Created By: North Dakota State University
The now ghost towns of Hull and Westfield have always been small. These villages that lie near the South Dakota boarder, are connected by a four-mile gravel road that mostly serves the farming communities that live near. Because the communities were never connected to the railway, they inevitably dwindled. Only the most basic establishments in these communities have survived: churches and small grocery stores.
Hull was settled by Dutch immigrants in 1887. The village’s beginnings were marked by the building of institutions that all towns need: a church, a post office, a general store, and a school house. Since its founding, the village’s population has not grown much over 40 residents. The store is Hull’s only business and provides basic necessities to rural families who would otherwise travel to Hague or Strasburg to shop. The Hull Christian Reformed Church still has a strong presence at the center of the community.
Westfield, originally named “Hope” was founded in 1884. It too was founded by the establishment of a post office. It was named for Westfield, Iowa, the former home of many of its Dutch immigrant residents. At one time, Westfield was a bustling city. It has a church, telephone office, a blacksmith shop, and a service station. Like Hull, the village was never incorporated and the population has hovered around 40 for most of the century. Today, Westfield remains more active than the village of Hull. This “Wooden Shoe Community” is home to Hope Reformed Church, Bakker Elementary School and a coffee joint called Grandma’s Kuchen. Kuchen is a traditional German dessert that has a pastry pie crust and is filled with custard and fruit. Locals have declared Grandma’s Kuchen the best in the world.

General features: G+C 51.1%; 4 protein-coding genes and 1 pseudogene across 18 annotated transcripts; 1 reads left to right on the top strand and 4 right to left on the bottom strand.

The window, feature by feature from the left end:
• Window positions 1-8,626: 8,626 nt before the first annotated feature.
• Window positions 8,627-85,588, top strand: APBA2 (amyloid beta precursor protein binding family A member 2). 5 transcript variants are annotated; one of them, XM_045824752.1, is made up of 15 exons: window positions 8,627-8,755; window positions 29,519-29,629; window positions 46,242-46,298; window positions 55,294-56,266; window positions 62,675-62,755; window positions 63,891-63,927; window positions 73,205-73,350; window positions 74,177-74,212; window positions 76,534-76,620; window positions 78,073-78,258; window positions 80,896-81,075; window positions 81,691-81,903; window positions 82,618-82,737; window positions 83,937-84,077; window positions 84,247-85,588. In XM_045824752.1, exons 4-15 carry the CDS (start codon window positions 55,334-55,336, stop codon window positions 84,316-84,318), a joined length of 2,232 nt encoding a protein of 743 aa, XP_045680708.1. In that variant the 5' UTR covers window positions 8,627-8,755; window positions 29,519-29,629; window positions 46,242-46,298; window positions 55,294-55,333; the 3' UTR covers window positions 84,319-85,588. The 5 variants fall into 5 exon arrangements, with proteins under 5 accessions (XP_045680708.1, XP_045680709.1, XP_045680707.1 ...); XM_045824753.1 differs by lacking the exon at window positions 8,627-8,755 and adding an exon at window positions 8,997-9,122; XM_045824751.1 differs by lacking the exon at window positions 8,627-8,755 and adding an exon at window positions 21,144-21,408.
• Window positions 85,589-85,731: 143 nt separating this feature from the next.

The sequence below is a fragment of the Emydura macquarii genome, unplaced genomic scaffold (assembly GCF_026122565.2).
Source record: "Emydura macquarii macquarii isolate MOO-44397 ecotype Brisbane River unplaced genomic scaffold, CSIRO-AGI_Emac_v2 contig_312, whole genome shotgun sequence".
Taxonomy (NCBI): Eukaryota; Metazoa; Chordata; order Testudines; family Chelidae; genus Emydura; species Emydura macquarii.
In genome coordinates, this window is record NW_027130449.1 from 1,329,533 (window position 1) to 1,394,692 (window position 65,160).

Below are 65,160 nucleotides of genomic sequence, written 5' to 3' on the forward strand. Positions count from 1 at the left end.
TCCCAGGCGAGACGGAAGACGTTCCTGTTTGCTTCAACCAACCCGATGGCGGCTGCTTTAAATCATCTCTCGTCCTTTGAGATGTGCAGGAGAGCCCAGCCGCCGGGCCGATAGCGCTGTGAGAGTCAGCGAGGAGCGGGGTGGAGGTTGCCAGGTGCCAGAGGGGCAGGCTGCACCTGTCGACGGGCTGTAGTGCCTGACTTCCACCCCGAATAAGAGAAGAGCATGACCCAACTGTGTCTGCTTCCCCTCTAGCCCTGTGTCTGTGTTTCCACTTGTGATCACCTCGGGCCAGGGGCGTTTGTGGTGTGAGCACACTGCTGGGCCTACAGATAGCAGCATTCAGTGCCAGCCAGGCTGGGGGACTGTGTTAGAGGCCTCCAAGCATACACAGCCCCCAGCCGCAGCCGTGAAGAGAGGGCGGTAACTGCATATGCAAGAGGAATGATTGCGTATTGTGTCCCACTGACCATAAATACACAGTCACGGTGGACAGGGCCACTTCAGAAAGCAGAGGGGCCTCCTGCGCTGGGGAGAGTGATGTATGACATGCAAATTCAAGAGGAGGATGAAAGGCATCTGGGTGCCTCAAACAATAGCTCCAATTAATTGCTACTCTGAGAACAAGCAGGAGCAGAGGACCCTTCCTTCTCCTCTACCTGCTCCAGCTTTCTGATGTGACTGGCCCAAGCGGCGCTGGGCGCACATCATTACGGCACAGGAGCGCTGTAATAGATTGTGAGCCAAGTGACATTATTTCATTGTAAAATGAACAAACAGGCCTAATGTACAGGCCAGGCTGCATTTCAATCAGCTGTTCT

You can find where Grandma's Kuchen is sold on Facebook.
I. Linton Chamber of Commerce. Emmons County Guide. Linton, ND: Linton Chamber of Commerce, 2010.
II. Woods, Ellen, and Euvagh Wenzel. Emmons County history : compiled for the bicentennial, 1976. Linton, ND: Emmons County Historical Society, 1976.
This point of interest is part of the tour: German Russian Country Driving Tour